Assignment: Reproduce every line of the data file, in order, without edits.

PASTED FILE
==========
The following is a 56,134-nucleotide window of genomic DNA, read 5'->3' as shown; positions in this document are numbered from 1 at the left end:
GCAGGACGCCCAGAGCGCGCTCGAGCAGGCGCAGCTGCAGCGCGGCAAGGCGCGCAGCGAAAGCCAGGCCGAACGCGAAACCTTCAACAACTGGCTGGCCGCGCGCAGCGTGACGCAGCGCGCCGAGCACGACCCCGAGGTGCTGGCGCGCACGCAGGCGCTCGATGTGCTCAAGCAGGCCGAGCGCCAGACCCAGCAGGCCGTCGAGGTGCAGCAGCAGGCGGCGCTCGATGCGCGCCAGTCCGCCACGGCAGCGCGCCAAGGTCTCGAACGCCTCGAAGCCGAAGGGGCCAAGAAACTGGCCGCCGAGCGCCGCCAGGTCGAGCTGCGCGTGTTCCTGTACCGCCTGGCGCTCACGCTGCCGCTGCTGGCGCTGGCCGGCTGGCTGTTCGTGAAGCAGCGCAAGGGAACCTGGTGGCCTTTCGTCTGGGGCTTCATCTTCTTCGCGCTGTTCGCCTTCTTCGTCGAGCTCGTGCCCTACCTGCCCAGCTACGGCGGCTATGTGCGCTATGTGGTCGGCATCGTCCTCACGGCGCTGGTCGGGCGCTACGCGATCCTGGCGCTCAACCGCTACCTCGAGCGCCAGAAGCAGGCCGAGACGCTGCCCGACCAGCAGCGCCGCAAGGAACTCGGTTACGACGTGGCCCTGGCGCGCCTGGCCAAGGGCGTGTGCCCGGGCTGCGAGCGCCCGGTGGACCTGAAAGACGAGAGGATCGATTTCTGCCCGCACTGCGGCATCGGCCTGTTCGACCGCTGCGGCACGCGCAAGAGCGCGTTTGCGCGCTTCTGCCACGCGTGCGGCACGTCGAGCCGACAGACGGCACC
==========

The following is a 56,134-nucleotide window of genomic DNA, read 5'->3' as shown; positions in this document are numbered from 1 at the left end:
GCAGGACGCCCAGAGCGCGCTCGAGCAGGCGCAGCTGCAGCGCGGCAAGGCGCGCAGCGAAAGCCAGGCCGAACGCGAAACCTTCAACAACTGGCTGGCCGCGCGCAGCGTGACGCAGCGCGCCGAGCACGACCCCGAGGTGCTGGCGCGCACGCAGGCGCTCGATGTGCTCAAGCAGGCCGAGCGCCAGACCCAGCAGGCCGTCGAGGTGCAGCAGCAGGCGGCGCTCGATGCGCGCCAGTCCGCCACGGCAGCGCGCCAAGGTCTCGAACGCCTCGAAGCCGAAGGGGCCAAGAAACTGGCCGCCGAGCGCCGCCAGGTCGAGCTGCGCGTGTTCCTGTACCGCCTGGCGCTCACGCTGCCGCTGCTGGCGCTGGCCGGCTGGCTGTTCGTGAAGCAGCGCAAGGGAACCTGGTGGCCTTTCGTCTGGGGCTTCATCTTCTTCGCGCTGTTCGCCTTCTTCGTCGAGCTCGTGCCCTACCTGCCCAGCTACGGCGGCTATGTGCGCTATGTGGTCGGCATCGTCCTCACGGCGCTGGTCGGGCGCTACGCGATCCTGGCGCTCAACCGCTACCTCGAGCGCCAGAAGCAGGCCGAGACGCTGCCCGACCAGCAGCGCCGCAAGGAACTCGGTTACGACGTGGCCCTGGCGCGCCTGGCCAAGGGCGTGTGCCCGGGCTGCGAGCGCCCGGTGGACCTGAAAGACGAGAGGATCGATTTCTGCCCGCACTGCGGCATCGGCCTGTTCGACCGCTGCGGCACGCGCAAGAGCGCGTTTGCGCGCTTCTGCCACGCGTGCGGCACGTCGAGCCGACAGACGGCACC